.africa domain will be available mid-year

Companies can apply for .africa domains from July.
Read time 1min 30sec
Companies can apply for .africa domains from July.

The .africa generic top-level domain (gTLD) will be available to the general public to apply for domain names from 4 July.

This follows the Internet Corporation for Assigned Names and Numbers (ICANN) delegating .africa to Registry Africa, a wholly-owned subsidiary of the ZA Central Registry (ZACR), yesterday.

The announcement comes after years of legal battles which prevented ICANN from delegating .africa to Registry Africa.

The domain will be launched in three phases: sunrise, landrush and general. The 'sunrise' phase is for trademark and brand names that will have priority. 'Landrush' applications follow and are usually for premium or sought-after domain names.

"If you are a trademark-holder ICANN prescribes a process, which we as the registry operator need to follow to ensure genuine trademarks are protected and sold to the valid entity," explains ZACR CEO Lucky Masilela.

"The trademark-holder will need to register their trademarks with the ICANN Trademark Clearing House or the Mark Validation System."

The sunrise and landrush phases will commence in the coming months. From 4 July, applications will open to the general public.

Masilela says: "The process is the same as registering any other domain name. One will have to contact an accredited registrar (ISP) and they will assist with the registration process."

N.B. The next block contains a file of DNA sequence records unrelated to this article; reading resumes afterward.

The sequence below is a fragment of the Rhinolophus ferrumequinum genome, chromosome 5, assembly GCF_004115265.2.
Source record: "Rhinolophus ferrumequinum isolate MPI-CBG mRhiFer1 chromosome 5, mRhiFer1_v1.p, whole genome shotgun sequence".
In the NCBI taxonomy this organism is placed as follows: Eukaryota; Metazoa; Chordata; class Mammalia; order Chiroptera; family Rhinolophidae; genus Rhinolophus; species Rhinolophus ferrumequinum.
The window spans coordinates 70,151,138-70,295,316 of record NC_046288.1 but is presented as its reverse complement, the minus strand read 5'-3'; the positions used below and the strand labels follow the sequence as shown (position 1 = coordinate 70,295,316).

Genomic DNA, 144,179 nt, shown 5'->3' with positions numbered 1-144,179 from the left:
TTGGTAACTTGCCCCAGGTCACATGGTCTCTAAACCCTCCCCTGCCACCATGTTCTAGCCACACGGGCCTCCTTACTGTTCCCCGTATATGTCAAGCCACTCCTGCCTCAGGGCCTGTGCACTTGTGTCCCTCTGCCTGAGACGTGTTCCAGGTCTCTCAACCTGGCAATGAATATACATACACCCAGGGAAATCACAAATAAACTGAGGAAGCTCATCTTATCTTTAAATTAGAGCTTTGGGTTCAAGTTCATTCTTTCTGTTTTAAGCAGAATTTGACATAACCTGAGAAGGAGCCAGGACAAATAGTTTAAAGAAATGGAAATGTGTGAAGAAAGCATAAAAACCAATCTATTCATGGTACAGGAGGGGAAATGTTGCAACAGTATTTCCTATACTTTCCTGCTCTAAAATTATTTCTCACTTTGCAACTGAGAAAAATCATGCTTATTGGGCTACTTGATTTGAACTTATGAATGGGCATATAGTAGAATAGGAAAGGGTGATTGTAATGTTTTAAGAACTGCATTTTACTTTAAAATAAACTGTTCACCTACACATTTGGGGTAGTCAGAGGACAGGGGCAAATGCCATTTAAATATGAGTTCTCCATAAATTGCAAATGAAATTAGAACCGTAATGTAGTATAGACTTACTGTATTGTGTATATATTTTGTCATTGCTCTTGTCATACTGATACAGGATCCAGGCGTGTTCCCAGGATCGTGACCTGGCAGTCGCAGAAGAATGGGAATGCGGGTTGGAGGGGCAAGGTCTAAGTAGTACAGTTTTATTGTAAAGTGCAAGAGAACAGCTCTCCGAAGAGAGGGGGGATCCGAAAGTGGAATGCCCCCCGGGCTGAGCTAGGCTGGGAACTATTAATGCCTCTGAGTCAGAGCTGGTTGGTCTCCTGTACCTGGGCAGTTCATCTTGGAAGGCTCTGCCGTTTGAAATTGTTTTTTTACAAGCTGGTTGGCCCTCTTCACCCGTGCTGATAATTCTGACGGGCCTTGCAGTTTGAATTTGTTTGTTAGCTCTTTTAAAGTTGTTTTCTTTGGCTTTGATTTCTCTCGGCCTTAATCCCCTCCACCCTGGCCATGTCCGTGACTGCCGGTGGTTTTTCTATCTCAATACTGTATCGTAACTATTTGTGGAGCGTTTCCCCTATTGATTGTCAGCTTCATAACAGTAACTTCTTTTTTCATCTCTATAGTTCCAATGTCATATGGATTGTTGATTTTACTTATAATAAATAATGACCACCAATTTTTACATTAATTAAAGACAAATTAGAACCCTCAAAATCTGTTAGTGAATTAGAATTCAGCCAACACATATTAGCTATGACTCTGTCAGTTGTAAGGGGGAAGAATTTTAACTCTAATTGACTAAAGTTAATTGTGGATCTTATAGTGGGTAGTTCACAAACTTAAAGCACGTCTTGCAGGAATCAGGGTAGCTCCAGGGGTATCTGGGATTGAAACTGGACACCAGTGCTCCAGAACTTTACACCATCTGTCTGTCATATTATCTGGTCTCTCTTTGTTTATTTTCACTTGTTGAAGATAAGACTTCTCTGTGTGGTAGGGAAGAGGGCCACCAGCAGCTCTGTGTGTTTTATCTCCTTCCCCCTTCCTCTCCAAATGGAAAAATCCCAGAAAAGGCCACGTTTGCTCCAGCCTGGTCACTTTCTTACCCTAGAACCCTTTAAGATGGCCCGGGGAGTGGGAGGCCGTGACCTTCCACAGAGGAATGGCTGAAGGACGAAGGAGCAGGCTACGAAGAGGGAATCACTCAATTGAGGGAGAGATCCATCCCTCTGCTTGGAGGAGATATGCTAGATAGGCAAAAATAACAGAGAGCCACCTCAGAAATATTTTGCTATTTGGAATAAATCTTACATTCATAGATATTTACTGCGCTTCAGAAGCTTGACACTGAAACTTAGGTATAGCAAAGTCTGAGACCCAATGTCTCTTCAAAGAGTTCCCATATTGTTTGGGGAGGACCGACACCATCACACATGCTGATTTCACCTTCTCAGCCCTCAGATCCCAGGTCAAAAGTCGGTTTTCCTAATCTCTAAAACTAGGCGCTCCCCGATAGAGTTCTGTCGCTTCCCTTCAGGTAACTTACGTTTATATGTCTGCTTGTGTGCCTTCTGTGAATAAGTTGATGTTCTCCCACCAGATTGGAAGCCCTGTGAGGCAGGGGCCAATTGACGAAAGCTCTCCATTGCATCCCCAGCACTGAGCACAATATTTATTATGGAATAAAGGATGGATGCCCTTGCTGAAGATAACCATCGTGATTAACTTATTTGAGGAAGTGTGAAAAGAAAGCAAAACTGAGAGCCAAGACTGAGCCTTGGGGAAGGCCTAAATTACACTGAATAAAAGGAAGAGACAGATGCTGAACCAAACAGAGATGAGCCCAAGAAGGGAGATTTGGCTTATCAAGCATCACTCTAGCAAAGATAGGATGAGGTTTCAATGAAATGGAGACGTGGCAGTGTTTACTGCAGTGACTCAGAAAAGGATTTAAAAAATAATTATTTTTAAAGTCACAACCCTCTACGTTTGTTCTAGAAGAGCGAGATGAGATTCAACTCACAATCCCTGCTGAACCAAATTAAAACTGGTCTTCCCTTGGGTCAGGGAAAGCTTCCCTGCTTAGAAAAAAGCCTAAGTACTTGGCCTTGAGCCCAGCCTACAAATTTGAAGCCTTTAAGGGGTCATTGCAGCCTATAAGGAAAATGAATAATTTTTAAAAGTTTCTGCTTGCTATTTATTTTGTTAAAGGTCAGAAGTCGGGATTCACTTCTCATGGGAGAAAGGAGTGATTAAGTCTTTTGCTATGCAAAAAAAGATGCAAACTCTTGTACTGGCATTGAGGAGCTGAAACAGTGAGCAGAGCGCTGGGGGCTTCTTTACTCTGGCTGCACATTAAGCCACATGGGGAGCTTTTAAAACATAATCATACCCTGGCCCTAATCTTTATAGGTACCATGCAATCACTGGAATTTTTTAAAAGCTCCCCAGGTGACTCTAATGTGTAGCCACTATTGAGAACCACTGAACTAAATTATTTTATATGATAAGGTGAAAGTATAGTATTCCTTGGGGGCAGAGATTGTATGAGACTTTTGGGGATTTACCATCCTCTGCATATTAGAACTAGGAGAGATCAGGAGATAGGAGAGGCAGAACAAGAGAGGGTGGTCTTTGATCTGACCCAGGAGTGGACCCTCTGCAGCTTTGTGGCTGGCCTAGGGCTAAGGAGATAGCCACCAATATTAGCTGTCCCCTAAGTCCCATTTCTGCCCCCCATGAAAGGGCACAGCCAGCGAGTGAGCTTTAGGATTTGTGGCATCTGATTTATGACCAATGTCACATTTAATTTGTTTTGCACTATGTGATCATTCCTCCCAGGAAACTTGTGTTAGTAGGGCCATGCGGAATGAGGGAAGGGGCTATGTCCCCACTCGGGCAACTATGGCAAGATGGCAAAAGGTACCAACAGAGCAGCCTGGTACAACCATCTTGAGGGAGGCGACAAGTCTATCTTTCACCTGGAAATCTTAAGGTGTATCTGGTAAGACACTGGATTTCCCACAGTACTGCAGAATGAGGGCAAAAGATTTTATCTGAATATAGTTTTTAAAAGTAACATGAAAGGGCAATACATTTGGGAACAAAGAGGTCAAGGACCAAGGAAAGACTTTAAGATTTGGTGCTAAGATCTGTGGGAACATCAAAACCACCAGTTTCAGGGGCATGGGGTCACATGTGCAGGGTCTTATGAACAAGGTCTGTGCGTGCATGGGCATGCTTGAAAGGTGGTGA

He says a list of all accredited registrars will be made available here.

"All attempts to stall the public availability of the .africa gTLD have failed and it's now time to create the next chapter in the .africa story," says Masilela.

Lauren Kate Rawlins
ITWeb digital and innovation editor.

Lauren made the move to online journalism after a stint with broadsheets in Durban. She now writes about the different ways businesses are embracing digital transformation, how small start-ups are disrupting big industry, and how the machines are slowing taking over. She investigates the far flung corners of the web and interrogates the algorithms our social lives revolve around. She researches emerging technologies and puts into words how 21st century living, more and more, resembles a scene in a science fiction novel.

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